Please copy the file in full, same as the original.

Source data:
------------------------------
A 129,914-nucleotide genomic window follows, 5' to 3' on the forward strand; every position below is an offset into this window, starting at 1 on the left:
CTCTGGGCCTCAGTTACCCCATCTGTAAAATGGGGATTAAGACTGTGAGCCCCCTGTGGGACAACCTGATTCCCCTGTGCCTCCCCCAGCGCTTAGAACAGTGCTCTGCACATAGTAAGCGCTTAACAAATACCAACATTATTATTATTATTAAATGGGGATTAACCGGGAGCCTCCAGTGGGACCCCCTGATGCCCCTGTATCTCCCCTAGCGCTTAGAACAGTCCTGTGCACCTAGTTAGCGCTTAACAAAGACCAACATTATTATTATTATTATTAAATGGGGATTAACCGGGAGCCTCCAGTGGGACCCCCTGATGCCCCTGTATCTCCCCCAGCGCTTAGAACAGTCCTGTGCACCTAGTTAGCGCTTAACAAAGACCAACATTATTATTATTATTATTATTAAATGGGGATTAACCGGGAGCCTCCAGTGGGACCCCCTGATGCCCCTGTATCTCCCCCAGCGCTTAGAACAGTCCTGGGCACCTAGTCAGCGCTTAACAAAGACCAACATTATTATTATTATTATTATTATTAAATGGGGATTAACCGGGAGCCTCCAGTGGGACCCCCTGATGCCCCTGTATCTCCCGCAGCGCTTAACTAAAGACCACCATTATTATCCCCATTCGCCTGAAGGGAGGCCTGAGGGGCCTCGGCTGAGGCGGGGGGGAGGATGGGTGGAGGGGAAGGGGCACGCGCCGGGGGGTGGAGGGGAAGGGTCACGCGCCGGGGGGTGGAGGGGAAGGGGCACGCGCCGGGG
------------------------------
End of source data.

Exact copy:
A 129,914-nucleotide genomic window follows, 5' to 3' on the forward strand; every position below is an offset into this window, starting at 1 on the left:
CTCTGGGCCTCAGTTACCCCATCTGTAAAATGGGGATTAAGACTGTGAGCCCCCTGTGGGACAACCTGATTCCCCTGTGCCTCCCCCAGCGCTTAGAACAGTGCTCTGCACATAGTAAGCGCTTAACAAATACCAACATTATTATTATTATTAAATGGGGATTAACCGGGAGCCTCCAGTGGGACCCCCTGATGCCCCTGTATCTCCCCTAGCGCTTAGAACAGTCCTGTGCACCTAGTTAGCGCTTAACAAAGACCAACATTATTATTATTATTATTAAATGGGGATTAACCGGGAGCCTCCAGTGGGACCCCCTGATGCCCCTGTATCTCCCCCAGCGCTTAGAACAGTCCTGTGCACCTAGTTAGCGCTTAACAAAGACCAACATTATTATTATTATTATTATTAAATGGGGATTAACCGGGAGCCTCCAGTGGGACCCCCTGATGCCCCTGTATCTCCCCCAGCGCTTAGAACAGTCCTGGGCACCTAGTCAGCGCTTAACAAAGACCAACATTATTATTATTATTATTATTATTAAATGGGGATTAACCGGGAGCCTCCAGTGGGACCCCCTGATGCCCCTGTATCTCCCGCAGCGCTTAACTAAAGACCACCATTATTATCCCCATTCGCCTGAAGGGAGGCCTGAGGGGCCTCGGCTGAGGCGGGGGGGAGGATGGGTGGAGGGGAAGGGGCACGCGCCGGGGGGTGGAGGGGAAGGGTCACGCGCCGGGGGGTGGAGGGGAAGGGGCACGCGCCGGGG